On 12/31/2010 12:51 PM, Cesare Di Mauro wrote:
2010/12/31 <firstname.lastname@example.org mailto:email@example.com>
>> Another example. I can totally remove the variable i, just using the >> stack, so a debugger (or, in general, having the tracing enabled) >> cannot even find something to change about it. Ethan> -1 Ethan> Debugging is challenging enough as it is -- why would you want to Ethan> make it even more difficult? <snarky> I don't know. Maybe he wants his program to run faster. </snarky>
"Aggressive" optimizations can be enabled with explicit options, in order to leave normal "debugger-prone" code.
I wish the Python compiler would adopt a strategy of being able to disable optimizations. I wrote a bug about a "leaky abstraction" optimization messing up coverage testing 2.5 years ago, and it was closed as won't fix: http://bugs.python.org/issue2506. The debate there centered around, "but that line isn't executed, because it's been optimized away." It's common in sophisticated compilers (as in, any C compiler) to be able to choose whether you want optimizations for speed, or disabling optimizations for debugging and reasoning about the code. Python would benefit from the same choice.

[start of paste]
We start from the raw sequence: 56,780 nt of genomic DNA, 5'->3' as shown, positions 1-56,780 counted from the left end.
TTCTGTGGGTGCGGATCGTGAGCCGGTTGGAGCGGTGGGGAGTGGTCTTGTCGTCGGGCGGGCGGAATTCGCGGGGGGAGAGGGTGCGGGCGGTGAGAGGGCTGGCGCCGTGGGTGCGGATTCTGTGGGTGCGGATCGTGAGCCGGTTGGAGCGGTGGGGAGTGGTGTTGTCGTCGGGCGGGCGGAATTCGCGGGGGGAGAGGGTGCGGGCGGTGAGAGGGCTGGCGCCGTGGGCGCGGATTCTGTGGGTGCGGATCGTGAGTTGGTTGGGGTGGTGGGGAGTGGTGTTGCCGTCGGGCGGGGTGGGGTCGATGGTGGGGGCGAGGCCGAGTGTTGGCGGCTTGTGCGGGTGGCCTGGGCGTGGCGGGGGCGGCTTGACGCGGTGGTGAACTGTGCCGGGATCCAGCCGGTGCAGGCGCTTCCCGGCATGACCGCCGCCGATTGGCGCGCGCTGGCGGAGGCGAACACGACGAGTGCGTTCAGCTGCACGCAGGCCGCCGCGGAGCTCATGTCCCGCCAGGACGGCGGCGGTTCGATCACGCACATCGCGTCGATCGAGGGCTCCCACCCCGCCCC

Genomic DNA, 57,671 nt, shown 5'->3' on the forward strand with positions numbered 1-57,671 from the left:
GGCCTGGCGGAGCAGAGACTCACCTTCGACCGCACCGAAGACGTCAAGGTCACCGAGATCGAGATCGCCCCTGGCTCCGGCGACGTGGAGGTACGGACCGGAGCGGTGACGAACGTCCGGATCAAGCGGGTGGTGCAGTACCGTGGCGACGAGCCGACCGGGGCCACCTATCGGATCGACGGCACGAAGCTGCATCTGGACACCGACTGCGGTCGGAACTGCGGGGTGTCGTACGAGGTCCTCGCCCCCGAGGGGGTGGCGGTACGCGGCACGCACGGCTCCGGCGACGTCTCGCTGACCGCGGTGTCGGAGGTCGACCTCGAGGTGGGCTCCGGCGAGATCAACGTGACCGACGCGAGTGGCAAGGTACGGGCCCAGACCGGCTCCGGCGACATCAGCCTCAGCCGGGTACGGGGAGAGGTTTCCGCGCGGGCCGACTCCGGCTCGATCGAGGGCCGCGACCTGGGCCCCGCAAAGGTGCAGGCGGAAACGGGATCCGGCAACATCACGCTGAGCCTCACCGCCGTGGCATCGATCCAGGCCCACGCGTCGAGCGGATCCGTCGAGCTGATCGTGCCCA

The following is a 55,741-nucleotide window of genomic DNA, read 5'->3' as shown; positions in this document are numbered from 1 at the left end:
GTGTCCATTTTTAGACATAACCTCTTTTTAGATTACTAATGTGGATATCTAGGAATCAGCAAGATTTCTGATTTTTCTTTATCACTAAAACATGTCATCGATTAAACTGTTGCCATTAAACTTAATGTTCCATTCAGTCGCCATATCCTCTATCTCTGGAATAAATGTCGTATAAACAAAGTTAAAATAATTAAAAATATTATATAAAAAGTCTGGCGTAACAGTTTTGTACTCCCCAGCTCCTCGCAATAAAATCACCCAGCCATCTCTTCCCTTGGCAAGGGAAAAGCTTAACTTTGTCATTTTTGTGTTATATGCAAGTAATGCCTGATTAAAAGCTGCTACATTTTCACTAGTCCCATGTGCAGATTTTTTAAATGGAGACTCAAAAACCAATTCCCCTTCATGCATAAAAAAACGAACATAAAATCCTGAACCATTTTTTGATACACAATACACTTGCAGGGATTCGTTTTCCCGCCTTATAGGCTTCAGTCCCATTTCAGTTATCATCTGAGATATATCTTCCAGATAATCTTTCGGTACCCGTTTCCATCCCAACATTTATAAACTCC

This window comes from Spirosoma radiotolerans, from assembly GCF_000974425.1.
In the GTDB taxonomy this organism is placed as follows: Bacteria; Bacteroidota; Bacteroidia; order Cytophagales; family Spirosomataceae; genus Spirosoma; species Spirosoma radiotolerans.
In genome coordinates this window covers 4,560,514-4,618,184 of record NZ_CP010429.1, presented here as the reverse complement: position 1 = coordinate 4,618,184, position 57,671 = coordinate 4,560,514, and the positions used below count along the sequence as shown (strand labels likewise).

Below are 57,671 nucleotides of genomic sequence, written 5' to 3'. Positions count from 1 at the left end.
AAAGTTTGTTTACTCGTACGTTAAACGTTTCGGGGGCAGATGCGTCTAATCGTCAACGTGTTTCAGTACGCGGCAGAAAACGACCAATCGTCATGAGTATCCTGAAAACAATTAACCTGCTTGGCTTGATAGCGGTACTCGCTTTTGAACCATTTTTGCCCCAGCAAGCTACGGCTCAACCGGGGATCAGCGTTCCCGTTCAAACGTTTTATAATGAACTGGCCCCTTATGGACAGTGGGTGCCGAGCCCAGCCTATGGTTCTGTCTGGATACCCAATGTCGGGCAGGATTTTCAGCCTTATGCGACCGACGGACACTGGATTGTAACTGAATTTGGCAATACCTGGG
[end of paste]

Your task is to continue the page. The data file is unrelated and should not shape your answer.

If you use print statements for the bulk of your debugging (many people do), unrolling loops doesn't affect your debugging ability. Skip
It's a common practice. Also IDEs helps a lot, and advanced interactive shells too (such as DreamPie).
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